Let’s first look at the big-picture. There are several ways of modelling a protein’s 3D structure. In an ideal world we could specify an extended polypeptide, teach a computer some physics, set if off simulating, and watch the exact folding pathway of a protein. This doesn’t work. A second method would be to build up a protein from lots of fragments of unrelated proteins… this is usually what is meant by ‘ab initio’ modelling. The most accurate (and least sophisticated) approach is to find a protein of known structure with similar sequence, align the sequences, and copy over the coordinates of the aligned residues to make a model for the query protein. This is the approach taken by Memoir and is called homology modelling or comparative modelling.

The diagram below shows an example of how homology modelling might work. Four membrane protein sequences are aligned (left) and the alignment specifies a structural superposition (right). Assume now that the red structure is unknown: we could make a good model for it just by copying over the aligned parts of the blue, green and yellow structures.

The greatest difficulty in the modelling described above is making an accurate alignment. As sequences become more distantly related they share less and less sequence identity, and working out the optimum alignment becomes challenging. This problem is especially acute for membrane protein modelling: there are so few structures from which to copy coordinates that a randomly chosen query protein has a good chance of having <30% sequence identity to the nearest related structure.

Although alignment is the most important facet of homology modelling it is not the only consideration. In the above diagram the centres of the proteins are structurally very conserved (so copying coordinates will lead to a good model in this region), but the top of the proteins differ (the stringy loops don’t sit on top of one another). It is the role of coordinate generation software to distinguish which coordinates to copy. It turns out that the pattern of a conserved centre and varying top/bottom is generally true for membrane proteins, and Memoir uses our Medeller coordinate generation software to take advantage of this pattern.

Back then to alignment. The aim of alignment is to work out which amino acids in one protein are related to amino acids in another. All alignment methods have at their heart a set of scores which encode the propensity for one amino acid to mutate to another, and for that mutation to become fixed in a population. These scores form a substitution table (here mutation + fixation = substitution). More sophisticated alignment methods augment these scores in different ways — for example by adding in scoring based on secondary structure, smoothing scores over a window, or estimating a statistical supplement to the score determined from a related set of pre-aligned sequences — but at some level a substitution table is always present. Using a substitution table, the most likely evolutionary relationship between two sequences can be detected and this is reported in the form of an alignment.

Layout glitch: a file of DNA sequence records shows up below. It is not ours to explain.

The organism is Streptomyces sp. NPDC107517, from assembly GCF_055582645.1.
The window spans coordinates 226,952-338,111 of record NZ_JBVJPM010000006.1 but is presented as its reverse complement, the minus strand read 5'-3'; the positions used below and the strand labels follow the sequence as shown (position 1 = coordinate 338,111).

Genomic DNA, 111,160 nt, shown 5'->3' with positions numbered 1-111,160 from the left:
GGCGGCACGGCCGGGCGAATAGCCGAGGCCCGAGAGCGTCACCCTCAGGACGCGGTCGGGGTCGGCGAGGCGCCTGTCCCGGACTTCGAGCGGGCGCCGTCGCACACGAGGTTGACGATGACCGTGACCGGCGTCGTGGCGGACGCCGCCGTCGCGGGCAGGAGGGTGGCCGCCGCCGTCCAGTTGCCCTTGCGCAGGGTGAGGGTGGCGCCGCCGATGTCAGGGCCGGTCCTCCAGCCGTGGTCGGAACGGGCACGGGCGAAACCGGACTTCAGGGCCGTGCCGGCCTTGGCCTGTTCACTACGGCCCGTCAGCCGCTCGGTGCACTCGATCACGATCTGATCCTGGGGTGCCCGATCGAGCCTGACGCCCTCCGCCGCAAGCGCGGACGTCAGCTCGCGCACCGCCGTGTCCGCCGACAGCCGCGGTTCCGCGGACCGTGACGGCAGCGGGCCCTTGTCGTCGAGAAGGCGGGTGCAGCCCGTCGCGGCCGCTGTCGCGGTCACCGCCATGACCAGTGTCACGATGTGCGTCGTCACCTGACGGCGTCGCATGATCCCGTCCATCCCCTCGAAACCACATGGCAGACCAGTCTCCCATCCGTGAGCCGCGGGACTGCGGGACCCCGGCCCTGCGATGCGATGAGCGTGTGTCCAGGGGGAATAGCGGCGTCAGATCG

So that’s general alignment, now to apply this to membrane proteins. The cell membrane is composed of a lipid bilayer: a sandwich with a hydophobic filling and hydrophilic crusts. The part of a membrane protein that touches the filling will have different preferences for amino acids (and, more importantly, substitutions between these amino acids) than the part of a membrane protein that touches the crust. Similarly there are systematic preferences for amino acid substitutions depending on whether part of a protein is buried or exposed, and on which type of secondary structure it assumes. The figure below shows a membrane protein with different regions of the membrane and different types of secondary structure annotated.